Glass reviews Rei Kawakubo/Comme Des Garçons: Art of the In-Between book

GROUNDBREAKING. Enigmatic. Challenging. Loved. Rei Kawakubo would hate to be called a creative icon but there are few that will ever come close to her highly influential body of work. Her brand, Comme des Garçons (fondly known as “‘Comme”’ by her legions of fans) exists in a nebula between, rather than within, the orbit of fashion’s many planets. Her collections are notoriously difficult to predict, save that they will inevitably challenge conventional aesthetic boundaries.

Rei Catalogue Cover Credit Jake Melrose

The cover of the book

She is a true pioneer and for many, the last great designer – her dedication to her craft is evident in the rare moments she lowers her guard,: “There is always a sense of crisis,” she confesses, “ The fear of not knowing how much longer I will be able to continue to create. Once I’ve made something, I don’t want to do it again, so the breadth of possibility is becoming smaller.”

Her more than 40-year rule as the doyenne of avant-garde fashion is documented here in stunning style, accompanying the much-praised Costume Institute exhibition at the Metropolitan Museum of Modern Art, New York on show this year until September (May 4 – September 4, 2017).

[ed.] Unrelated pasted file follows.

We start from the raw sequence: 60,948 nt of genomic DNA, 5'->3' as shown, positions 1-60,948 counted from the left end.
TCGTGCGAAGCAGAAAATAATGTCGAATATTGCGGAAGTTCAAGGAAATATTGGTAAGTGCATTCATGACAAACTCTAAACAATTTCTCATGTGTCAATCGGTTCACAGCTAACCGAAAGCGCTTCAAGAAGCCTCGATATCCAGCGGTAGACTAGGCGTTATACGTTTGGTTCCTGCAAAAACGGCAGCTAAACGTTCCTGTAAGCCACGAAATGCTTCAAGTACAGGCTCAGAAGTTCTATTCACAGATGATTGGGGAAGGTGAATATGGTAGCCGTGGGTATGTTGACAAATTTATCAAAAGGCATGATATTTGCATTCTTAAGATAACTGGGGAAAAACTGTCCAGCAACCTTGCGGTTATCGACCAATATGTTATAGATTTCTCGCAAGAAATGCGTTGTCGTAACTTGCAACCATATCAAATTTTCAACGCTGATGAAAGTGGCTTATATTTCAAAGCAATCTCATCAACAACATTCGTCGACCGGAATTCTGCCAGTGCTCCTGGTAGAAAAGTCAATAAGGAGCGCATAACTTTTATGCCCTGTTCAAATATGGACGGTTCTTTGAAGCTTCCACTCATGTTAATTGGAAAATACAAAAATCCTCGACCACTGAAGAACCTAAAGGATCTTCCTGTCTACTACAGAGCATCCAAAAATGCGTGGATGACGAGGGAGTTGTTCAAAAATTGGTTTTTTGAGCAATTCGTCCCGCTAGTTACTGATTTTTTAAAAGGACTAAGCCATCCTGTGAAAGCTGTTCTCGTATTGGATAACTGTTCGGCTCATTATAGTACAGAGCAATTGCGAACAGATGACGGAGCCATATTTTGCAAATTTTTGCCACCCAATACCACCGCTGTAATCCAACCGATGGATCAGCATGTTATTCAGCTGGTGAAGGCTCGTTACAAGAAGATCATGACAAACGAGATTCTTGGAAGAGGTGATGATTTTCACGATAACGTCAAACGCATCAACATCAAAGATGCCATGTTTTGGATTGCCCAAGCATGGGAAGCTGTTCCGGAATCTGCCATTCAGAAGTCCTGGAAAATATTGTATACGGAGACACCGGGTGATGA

18th Century Punk ,Autumn 2016, Rei Kawakubo - Comme des Garçons - Art of the In-Between

Image from the book
Much like the exhibition, the book explores her work in nine sections –  Absence/Presence, Design/Not Design, Fashion/Anti-Fashion, Model/Multiple, Then/Now, High/Low, Self/Other, Object/Subject, and Clothes/Not Clothes – and how she transcends these categories with her inspiring creations.
Body Meets Dress - Dress Meets Body, Spring 1997, Rei Kawakubo - Comme des Garçons - Art of the In-Between
Image from the book
The incisive text (including a fascinating conversational interview with Kawakubo) from the current head curator of the Met’s Costume Institute, Andrew Bolton and wonderful priceless images from key collections (including monochrome classics from Arthur Elgort, Peter Lindbergh and Hans Feurer shot in 1983), all printed on the most beautiful uncoated paper make this the first essential Glass pick of the year.
by Ethan Long